Date of Publication: 27th July
Heartfelt, funny, clever YA fiction to appeal to fans of Jandy Nelson, John Green, Jennifer Niven and Ava Dellaira.
Lenny is preparing for the apocalypse. Every night, she researches vacuum decay, designer pathogens, that inexplicable sleeping sickness knocking people out in Kazakhstan.
Not many sixteen-year-olds are this consumed with the end of the world. But Lenny needs to have some sense of control. Her dad is dying of cancer. Her best friend Julian is graduating early and moving three states away. She’s having to rehearse for a toe-curling interpretive dance show at school, and deal with her mum’s indefatigable jolliness and smoothie-making in the face of the disaster they are confronting.
The one thing keeping her hopeful is Dr Rad Ganesh – her father’s oncologist. Surely Lenny can win him round to her charms – and he can save her father?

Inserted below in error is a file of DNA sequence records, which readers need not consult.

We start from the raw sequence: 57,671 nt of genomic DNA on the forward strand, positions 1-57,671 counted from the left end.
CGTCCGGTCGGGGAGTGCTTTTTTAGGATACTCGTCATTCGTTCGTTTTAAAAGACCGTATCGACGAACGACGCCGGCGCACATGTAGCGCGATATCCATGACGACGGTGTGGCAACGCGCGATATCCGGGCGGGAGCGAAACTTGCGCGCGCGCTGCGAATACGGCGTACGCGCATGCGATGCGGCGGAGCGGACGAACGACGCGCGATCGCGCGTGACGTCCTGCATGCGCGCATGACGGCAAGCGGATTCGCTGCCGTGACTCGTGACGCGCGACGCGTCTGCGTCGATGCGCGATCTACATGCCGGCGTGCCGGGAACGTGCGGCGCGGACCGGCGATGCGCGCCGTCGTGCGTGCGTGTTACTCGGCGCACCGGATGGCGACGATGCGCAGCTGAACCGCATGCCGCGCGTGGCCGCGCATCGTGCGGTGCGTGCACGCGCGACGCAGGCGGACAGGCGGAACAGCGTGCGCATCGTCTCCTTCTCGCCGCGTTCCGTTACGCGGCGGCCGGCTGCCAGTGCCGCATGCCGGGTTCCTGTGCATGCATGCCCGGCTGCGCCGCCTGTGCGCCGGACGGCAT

An infectiously funny story with an unforgettable heroine: a story about having to learn to let go of what you hold most dear – and learning to survive.
So this was a bit of tough read for me. My mother died of cancer and it brought up a lot of emotions watching through Lenny’s eyes as her dad is dying. I have to give the author credit for handling such a harrowing subject with great care and understanding.
But overall not my cup of tea, but I however found the different ways the world could end, like vacuum decay or nanotechnology, absolutely terrifying.
There were also a lot of tired old tropes in this book which I’ll list below:
The sick girl. Yes, she was mentally ill, (OCD and anxiety) but in my eyes this still counts as the same thing.
The gay best friend who’s male. (This is not confined to YA, this is just a general one.)
She has no other friends. Well, it does mention another girl who she use to be friends with but that’s it.
The inappropriate crush. She develops a crush on Dr Ganesh, her father’s doctor, who thirty six and she’s only sixteen.
The ending was full of hope for the future which I did find touching but it was not enough to save this book in my eyes.
I received an advanced copy of this via Netgalley.